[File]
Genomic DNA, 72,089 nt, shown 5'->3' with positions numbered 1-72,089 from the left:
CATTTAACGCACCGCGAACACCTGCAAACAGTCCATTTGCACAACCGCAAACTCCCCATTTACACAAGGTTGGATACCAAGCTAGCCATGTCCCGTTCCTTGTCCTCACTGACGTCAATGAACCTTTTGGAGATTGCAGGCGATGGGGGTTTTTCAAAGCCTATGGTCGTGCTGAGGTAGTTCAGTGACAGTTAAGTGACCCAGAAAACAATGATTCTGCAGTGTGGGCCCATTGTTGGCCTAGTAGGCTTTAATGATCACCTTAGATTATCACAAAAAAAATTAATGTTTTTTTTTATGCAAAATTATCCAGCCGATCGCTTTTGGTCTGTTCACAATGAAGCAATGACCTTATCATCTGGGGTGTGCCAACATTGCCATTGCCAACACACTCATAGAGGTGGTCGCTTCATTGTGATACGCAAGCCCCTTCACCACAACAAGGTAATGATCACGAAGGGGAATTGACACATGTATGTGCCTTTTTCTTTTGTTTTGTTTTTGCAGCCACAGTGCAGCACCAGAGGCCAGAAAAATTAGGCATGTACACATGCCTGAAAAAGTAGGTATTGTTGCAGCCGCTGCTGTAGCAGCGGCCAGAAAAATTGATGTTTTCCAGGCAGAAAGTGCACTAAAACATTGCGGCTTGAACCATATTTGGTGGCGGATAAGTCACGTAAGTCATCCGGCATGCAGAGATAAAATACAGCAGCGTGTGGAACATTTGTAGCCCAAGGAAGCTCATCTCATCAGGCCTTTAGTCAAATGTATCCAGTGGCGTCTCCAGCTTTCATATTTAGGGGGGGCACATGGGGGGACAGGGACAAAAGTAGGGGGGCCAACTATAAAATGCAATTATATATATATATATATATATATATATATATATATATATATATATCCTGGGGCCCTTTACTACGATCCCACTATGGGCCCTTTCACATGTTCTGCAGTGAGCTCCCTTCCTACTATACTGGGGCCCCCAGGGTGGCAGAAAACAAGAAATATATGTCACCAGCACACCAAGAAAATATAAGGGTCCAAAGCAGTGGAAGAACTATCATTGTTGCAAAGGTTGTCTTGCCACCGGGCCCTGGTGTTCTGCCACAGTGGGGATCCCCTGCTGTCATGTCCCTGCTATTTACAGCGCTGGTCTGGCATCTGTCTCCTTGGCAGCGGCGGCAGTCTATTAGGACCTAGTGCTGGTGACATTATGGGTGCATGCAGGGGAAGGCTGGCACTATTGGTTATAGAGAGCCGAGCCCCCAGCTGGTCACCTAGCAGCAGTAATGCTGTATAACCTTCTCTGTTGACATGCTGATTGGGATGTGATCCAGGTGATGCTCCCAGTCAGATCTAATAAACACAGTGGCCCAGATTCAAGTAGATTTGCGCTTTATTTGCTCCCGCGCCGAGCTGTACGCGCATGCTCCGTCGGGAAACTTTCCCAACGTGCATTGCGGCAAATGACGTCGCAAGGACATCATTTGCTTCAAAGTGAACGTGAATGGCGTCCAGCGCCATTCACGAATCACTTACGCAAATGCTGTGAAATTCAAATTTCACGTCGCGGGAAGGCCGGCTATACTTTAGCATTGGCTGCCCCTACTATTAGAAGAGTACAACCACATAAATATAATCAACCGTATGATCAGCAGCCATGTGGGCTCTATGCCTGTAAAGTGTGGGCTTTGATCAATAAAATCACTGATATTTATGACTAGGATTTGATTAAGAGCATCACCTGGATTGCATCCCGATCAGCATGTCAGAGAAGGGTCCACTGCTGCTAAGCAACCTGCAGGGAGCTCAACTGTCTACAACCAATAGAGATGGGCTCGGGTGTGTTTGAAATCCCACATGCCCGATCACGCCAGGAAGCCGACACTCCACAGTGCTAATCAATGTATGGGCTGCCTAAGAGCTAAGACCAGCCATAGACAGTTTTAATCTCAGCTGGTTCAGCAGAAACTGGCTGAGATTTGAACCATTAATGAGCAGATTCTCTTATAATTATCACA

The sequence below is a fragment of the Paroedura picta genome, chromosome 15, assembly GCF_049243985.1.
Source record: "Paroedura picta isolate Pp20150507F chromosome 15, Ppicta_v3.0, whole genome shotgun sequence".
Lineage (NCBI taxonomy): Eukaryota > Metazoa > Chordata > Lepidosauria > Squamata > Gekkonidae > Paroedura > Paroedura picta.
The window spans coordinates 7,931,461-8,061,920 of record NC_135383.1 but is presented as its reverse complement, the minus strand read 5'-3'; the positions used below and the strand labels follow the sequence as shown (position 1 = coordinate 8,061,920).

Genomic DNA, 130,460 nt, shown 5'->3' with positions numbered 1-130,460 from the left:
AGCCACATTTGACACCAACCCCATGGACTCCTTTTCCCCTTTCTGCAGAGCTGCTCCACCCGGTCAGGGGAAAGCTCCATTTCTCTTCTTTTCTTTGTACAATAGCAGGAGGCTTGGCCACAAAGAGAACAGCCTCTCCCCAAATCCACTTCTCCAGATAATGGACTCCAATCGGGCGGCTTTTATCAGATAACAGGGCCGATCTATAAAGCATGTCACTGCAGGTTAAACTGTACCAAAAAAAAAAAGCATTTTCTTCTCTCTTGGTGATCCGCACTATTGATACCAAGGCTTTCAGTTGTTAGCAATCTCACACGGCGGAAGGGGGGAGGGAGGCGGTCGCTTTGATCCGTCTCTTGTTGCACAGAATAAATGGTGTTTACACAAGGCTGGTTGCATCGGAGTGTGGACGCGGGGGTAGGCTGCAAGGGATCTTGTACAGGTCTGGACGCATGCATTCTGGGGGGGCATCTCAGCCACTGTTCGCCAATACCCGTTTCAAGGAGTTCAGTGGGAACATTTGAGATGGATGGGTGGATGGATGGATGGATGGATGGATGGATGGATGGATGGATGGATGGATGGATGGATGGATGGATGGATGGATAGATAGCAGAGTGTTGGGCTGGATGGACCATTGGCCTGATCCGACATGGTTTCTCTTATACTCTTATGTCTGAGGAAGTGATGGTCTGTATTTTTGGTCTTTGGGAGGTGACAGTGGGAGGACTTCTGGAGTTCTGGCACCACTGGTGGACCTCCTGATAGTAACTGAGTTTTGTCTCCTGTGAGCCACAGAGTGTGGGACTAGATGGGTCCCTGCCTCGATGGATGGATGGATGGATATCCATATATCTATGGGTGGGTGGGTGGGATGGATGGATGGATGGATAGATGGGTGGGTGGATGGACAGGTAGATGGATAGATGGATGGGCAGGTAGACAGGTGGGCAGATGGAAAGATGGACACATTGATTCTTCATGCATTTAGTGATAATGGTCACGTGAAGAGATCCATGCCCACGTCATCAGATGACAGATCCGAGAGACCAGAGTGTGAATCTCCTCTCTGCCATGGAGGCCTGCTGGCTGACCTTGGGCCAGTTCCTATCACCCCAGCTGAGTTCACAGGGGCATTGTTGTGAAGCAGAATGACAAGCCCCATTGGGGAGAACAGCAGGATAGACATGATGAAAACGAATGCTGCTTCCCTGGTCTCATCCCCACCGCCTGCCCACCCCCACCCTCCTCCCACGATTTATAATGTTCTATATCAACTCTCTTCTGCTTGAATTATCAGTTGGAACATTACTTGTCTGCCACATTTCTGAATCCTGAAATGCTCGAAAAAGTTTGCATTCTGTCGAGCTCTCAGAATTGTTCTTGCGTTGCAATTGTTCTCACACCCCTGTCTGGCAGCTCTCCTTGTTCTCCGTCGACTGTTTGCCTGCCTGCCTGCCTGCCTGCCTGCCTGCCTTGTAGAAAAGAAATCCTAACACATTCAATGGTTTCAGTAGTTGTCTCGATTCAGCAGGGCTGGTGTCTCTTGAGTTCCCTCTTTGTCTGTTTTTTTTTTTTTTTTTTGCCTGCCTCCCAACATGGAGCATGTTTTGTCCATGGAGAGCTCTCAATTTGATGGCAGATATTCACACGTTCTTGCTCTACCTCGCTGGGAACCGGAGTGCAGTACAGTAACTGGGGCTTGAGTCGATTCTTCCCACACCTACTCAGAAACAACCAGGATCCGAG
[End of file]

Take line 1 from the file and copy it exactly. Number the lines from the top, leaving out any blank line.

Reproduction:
Genomic DNA, 72,089 nt, shown 5'->3' with positions numbered 1-72,089 from the left: